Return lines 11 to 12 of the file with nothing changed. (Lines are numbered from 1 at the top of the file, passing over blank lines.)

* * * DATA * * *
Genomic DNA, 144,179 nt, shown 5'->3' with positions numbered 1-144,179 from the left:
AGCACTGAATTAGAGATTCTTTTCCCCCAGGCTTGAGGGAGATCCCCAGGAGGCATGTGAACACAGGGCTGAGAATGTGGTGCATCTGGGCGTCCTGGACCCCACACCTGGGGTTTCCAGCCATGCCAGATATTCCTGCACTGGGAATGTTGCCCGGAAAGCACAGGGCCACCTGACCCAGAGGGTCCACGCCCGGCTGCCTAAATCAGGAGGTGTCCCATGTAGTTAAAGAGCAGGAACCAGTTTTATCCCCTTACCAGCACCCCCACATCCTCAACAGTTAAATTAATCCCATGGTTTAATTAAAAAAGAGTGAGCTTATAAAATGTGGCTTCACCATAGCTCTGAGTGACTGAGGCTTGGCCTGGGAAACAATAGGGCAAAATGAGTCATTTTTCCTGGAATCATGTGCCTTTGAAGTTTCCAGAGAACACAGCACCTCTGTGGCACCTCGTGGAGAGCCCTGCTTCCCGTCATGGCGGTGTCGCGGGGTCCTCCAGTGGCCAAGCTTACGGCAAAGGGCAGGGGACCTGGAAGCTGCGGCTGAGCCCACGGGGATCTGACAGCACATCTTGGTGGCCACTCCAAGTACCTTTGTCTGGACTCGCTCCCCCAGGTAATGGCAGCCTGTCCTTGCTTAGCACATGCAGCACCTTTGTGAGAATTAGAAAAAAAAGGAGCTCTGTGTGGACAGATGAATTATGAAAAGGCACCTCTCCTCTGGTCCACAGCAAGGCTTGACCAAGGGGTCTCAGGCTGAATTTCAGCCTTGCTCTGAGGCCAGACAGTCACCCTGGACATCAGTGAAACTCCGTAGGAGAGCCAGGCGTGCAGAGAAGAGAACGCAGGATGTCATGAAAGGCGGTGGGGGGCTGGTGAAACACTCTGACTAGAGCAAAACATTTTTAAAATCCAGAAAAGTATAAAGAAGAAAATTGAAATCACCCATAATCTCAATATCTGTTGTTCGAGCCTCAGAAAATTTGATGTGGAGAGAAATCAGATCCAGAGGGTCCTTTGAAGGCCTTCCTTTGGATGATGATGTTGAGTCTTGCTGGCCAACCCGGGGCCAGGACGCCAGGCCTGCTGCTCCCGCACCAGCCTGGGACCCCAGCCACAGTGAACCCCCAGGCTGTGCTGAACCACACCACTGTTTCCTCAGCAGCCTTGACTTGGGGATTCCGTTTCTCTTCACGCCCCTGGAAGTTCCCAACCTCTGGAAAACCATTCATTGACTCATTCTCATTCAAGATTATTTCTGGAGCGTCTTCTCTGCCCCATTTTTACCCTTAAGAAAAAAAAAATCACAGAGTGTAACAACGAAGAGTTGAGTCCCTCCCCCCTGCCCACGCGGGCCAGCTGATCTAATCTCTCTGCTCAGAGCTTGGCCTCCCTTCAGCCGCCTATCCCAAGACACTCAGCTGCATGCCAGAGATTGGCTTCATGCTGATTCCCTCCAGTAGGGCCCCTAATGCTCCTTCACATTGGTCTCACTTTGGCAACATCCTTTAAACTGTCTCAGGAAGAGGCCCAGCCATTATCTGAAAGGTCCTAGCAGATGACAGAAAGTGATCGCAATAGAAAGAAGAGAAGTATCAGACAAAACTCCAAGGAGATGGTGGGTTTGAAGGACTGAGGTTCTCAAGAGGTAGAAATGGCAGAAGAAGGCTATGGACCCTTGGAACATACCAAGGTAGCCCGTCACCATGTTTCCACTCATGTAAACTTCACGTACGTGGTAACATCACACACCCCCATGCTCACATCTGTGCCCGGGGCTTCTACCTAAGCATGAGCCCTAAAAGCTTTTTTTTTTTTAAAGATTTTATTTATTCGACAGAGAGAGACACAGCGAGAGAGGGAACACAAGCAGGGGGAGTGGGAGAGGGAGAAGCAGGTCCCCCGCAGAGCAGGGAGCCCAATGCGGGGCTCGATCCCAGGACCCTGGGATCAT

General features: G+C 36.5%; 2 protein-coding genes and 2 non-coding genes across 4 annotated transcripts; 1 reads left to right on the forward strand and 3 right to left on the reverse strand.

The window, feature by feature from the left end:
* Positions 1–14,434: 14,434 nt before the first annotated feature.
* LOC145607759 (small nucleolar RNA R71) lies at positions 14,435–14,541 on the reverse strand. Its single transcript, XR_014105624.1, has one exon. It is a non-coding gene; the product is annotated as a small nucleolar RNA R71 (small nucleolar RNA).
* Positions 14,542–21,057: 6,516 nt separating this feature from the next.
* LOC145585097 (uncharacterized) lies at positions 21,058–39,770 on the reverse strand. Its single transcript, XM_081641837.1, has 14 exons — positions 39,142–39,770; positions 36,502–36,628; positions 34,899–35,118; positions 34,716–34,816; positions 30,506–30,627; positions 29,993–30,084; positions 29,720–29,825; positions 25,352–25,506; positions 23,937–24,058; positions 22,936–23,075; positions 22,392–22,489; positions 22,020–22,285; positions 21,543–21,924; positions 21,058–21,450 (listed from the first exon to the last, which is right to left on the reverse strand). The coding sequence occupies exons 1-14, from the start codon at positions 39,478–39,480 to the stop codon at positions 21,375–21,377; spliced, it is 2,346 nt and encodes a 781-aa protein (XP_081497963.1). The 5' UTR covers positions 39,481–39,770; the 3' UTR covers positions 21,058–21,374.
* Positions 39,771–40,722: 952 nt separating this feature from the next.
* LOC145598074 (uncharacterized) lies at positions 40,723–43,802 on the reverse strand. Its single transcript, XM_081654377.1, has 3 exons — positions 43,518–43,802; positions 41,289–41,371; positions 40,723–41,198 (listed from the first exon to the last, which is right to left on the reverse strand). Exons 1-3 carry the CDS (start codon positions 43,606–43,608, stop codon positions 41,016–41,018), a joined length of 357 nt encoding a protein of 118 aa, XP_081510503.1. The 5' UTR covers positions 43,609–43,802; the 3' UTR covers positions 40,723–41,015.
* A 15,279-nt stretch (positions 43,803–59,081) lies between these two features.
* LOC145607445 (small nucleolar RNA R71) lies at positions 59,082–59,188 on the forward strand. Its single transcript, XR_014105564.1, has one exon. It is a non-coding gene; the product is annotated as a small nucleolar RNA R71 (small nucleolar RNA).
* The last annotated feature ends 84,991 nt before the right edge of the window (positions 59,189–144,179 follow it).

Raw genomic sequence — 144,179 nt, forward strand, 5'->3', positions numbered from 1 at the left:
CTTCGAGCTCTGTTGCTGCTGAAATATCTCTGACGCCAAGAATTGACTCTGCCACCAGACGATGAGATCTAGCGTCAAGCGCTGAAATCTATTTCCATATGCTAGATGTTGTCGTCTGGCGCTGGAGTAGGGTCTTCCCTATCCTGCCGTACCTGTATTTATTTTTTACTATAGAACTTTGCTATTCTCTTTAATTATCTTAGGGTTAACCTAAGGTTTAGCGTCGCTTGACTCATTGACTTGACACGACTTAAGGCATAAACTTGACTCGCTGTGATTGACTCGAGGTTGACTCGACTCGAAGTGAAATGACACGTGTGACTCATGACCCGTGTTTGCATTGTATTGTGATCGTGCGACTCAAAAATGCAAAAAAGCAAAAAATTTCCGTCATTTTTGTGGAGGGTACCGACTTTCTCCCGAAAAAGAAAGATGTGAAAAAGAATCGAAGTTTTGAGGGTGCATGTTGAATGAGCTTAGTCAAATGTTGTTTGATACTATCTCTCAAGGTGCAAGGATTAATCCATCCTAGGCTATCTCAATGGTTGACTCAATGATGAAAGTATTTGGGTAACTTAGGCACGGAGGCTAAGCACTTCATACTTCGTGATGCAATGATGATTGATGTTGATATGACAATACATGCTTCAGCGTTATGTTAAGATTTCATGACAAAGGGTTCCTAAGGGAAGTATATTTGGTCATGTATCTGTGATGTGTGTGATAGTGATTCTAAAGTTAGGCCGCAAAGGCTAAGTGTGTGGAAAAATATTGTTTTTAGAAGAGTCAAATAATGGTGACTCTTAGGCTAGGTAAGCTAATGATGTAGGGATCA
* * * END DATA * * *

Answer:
* A 15,279-nt stretch (positions 43,803–59,081) lies between these two features.
* LOC145607445 (small nucleolar RNA R71) lies at positions 59,082–59,188 on the forward strand. Its single transcript, XR_014105564.1, has one exon. It is a non-coding gene; the product is annotated as a small nucleolar RNA R71 (small nucleolar RNA).